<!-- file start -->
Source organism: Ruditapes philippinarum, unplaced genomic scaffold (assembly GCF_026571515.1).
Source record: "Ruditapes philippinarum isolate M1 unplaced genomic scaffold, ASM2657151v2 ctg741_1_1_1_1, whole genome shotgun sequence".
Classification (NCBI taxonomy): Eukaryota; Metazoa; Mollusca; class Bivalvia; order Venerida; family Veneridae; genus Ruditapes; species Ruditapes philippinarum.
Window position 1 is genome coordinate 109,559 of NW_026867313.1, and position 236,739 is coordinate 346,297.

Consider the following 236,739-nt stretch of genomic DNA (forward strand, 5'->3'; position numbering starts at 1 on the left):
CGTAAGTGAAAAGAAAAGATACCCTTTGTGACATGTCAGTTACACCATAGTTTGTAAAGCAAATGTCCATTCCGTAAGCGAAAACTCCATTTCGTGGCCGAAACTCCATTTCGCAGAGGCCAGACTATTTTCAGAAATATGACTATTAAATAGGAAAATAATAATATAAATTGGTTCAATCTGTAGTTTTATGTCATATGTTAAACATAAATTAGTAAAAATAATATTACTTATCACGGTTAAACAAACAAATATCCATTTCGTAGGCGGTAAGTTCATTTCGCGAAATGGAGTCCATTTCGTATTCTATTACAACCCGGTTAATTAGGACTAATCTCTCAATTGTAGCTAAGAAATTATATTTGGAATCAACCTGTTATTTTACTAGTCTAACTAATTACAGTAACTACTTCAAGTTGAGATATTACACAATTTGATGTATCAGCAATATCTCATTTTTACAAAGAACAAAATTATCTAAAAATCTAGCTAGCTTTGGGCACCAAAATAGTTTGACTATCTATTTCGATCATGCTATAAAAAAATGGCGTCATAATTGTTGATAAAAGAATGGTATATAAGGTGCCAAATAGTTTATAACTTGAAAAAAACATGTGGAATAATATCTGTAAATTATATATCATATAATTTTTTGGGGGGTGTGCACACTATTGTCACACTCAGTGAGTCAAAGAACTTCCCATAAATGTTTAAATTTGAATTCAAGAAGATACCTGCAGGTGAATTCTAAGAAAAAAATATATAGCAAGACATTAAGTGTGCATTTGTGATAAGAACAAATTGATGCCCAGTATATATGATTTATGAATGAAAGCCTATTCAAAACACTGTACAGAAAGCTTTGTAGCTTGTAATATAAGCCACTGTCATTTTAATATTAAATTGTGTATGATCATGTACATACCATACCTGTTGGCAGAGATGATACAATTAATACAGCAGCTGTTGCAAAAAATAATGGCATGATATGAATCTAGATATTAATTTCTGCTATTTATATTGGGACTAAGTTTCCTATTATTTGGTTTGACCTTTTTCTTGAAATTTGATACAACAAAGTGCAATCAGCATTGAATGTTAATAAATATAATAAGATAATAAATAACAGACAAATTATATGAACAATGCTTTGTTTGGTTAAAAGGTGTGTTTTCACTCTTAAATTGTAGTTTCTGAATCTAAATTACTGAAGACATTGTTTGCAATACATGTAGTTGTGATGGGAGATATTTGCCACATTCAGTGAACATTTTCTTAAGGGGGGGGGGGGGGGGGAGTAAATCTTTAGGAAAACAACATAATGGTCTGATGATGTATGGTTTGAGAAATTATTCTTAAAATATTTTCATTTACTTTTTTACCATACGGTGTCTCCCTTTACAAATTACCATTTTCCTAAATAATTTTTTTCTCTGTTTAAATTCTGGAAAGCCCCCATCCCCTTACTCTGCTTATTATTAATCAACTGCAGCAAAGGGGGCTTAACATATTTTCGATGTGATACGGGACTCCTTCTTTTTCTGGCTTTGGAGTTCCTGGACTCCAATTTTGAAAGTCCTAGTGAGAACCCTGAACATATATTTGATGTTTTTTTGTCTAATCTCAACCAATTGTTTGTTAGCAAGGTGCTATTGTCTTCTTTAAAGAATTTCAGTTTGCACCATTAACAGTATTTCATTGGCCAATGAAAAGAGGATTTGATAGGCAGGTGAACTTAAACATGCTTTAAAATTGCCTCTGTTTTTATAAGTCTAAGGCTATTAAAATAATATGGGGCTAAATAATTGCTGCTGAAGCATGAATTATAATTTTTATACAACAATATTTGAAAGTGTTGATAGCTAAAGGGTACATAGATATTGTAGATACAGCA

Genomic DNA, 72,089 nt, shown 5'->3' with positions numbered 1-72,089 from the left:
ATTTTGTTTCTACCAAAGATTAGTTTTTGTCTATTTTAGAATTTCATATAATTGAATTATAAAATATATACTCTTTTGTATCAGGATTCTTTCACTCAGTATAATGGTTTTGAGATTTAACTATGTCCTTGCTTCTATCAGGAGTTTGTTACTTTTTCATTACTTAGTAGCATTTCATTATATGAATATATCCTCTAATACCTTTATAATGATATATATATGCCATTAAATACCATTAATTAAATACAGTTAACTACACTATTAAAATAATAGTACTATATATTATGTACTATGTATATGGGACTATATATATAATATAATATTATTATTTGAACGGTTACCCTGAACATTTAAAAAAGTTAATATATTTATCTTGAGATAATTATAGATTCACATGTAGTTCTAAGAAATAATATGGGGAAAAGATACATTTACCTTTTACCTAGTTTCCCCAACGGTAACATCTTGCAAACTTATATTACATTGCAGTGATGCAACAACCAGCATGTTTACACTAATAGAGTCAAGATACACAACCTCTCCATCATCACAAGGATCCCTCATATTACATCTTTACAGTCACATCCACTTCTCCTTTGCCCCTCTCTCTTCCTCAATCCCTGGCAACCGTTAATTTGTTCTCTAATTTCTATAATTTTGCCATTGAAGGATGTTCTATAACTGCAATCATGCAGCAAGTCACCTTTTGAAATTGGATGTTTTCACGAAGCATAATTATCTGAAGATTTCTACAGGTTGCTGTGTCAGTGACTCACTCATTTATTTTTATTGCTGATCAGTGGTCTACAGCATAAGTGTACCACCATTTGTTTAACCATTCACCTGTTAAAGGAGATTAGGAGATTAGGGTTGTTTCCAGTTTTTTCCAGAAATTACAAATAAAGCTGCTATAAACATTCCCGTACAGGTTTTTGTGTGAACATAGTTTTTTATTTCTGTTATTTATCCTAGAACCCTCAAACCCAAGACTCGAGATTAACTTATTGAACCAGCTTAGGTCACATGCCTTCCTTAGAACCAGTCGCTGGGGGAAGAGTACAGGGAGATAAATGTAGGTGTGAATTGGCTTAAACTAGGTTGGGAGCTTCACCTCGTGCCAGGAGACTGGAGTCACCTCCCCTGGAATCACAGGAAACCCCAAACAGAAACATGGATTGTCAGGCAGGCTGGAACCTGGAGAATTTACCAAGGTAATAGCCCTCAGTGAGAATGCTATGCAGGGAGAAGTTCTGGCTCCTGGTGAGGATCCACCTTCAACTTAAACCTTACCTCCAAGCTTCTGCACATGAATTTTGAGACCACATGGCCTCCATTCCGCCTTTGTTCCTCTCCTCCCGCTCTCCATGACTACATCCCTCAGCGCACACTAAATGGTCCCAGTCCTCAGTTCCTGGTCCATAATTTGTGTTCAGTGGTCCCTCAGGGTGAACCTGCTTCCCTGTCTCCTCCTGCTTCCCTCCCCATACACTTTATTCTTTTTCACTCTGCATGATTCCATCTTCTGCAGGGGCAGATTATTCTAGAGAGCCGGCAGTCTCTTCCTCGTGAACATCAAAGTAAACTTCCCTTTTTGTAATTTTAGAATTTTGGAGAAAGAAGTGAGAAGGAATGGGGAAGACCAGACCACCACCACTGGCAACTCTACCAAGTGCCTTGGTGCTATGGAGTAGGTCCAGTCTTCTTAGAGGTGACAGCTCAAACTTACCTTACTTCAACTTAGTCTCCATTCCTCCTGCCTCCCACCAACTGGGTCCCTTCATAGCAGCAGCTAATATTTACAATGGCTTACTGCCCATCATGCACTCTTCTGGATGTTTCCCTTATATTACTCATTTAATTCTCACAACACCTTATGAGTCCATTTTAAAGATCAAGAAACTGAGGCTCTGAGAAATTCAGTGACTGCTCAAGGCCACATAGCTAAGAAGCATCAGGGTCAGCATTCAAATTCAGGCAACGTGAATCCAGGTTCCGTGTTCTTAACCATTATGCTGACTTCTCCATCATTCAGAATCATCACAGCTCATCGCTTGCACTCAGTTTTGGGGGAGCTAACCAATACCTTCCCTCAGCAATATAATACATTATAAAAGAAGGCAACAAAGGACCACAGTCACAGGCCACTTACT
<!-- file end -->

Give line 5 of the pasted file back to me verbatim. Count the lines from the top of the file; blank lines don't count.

Consider the following 236,739-nt stretch of genomic DNA (forward strand, 5'->3'; position numbering starts at 1 on the left):